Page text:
Slow River Reduces Output at WV's Hydro Plant at Willow Island
The State Journal
21 October 2016
By Jim Ross
The Ohio River was moving pretty slow on Tuesday, Oct. 18.
It was so slow, it was almost not enough to run the hydroelectric
plant being dedicated that day.
Because of the recent spell of dry weather, the dam gates at the
Willow Island Locks and Dam were closed and all river water was
running through one turbine of the plant.
During a tour following the dedication ceremony, Scott Barta,
director of hydropower operations for American Municipal Power,
pointed to a graph in a computer screen. A red dot in the lower
left corner showed the 4,000 cubic feet of water moving through
the turbine each second was the bare minimum to keep the plant
operating. If the flow slowed, the plant would shut down, as it
has done four days this summer, he said.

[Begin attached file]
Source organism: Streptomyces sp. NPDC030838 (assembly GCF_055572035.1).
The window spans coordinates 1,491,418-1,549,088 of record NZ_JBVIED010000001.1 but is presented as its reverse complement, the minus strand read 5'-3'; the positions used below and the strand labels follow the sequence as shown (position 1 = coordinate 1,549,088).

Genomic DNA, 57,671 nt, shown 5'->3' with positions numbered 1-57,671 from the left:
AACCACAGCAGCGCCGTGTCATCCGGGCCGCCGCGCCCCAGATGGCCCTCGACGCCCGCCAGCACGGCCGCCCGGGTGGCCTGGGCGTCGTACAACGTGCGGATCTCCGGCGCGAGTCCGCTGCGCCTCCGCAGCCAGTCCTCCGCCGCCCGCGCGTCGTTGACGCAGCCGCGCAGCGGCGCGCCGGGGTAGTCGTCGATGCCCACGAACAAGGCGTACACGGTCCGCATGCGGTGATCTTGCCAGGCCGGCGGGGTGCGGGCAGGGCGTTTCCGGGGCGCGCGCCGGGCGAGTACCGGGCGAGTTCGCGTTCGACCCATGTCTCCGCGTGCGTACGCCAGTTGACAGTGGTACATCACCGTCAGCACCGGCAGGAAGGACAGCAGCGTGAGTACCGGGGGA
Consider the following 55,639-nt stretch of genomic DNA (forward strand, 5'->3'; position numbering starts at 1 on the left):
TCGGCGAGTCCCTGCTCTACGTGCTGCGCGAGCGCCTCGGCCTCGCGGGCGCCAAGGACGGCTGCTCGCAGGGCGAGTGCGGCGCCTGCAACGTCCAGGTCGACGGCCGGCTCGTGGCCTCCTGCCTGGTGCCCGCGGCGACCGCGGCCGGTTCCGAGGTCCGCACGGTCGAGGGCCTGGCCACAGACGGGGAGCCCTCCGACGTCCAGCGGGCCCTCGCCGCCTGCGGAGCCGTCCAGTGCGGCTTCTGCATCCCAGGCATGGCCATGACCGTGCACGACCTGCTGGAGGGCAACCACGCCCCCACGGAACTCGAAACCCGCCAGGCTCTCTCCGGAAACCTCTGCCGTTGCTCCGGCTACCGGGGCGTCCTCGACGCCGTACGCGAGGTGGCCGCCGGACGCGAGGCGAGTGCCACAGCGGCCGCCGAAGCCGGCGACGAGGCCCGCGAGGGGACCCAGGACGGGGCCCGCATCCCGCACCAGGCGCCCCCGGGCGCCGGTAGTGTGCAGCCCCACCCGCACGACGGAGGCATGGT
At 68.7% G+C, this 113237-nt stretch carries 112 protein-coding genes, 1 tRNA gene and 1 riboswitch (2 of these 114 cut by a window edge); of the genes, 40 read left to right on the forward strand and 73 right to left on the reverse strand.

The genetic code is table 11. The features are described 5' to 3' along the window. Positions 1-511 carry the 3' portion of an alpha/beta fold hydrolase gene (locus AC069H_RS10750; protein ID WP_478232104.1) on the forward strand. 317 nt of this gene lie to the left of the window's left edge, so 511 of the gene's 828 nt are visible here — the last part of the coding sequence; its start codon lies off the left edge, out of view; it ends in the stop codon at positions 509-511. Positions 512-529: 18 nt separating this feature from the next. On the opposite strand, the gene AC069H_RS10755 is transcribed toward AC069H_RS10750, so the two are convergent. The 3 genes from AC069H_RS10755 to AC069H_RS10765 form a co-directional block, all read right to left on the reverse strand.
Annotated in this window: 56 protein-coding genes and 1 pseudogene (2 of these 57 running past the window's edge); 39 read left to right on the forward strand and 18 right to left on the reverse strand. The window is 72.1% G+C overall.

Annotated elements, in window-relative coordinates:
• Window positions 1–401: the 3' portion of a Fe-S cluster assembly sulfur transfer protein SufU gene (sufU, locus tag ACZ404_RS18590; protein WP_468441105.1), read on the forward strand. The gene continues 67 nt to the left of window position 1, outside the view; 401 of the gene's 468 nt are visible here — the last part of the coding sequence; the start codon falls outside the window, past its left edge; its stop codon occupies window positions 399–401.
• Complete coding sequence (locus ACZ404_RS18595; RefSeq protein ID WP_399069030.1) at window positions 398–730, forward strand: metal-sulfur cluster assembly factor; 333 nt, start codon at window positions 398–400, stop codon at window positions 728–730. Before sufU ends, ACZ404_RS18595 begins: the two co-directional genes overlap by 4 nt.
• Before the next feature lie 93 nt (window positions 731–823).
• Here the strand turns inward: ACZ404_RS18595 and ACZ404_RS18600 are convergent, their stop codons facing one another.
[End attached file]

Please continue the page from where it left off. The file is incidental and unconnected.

In large hydroelectric power plants, there is a large drop of
water and turbines are placed so water runs through them
vertically. In small run-of-river plants such as the one at Willow
Island, the turbines are horizontal. They produce the most power
when the difference in elevation of water above the dam and below
the dam, known as head, is greatest and when there is a sufficient
quantify of water moving through the river.
Barta said 15,000 cubic feet per second is the ideal flow for
Willow Island. Because the head is important, when flow is too
high and there is no difference between upper and lower
elevations, the plant shuts down, he said.
In times such as this, the U.S. Army Corps of Engineers, which
operates the locks and dam at Willow Island, decides how much
water the power plant will have available, Barta said.
“They’re very good at giving us water. There’s just not very much
water now,” he said.
There was only enough to run one of the plant’s two turbines,
As Barta spoke, a readout showed the plant was producing about 6
megawatts of power of its total capacity at ideal flow of 44
The low flow was also evident at AMP’s power plant at the
Belleville Locks and Dam, about 42 miles downstream from Willow
Island, where all dam gates were closed and water was run through
the power plant. A similar situation existed another 34 miles
downstream at the Racine Locks and Dam and the hydroelectric plant
owned and operated by American Electric Power.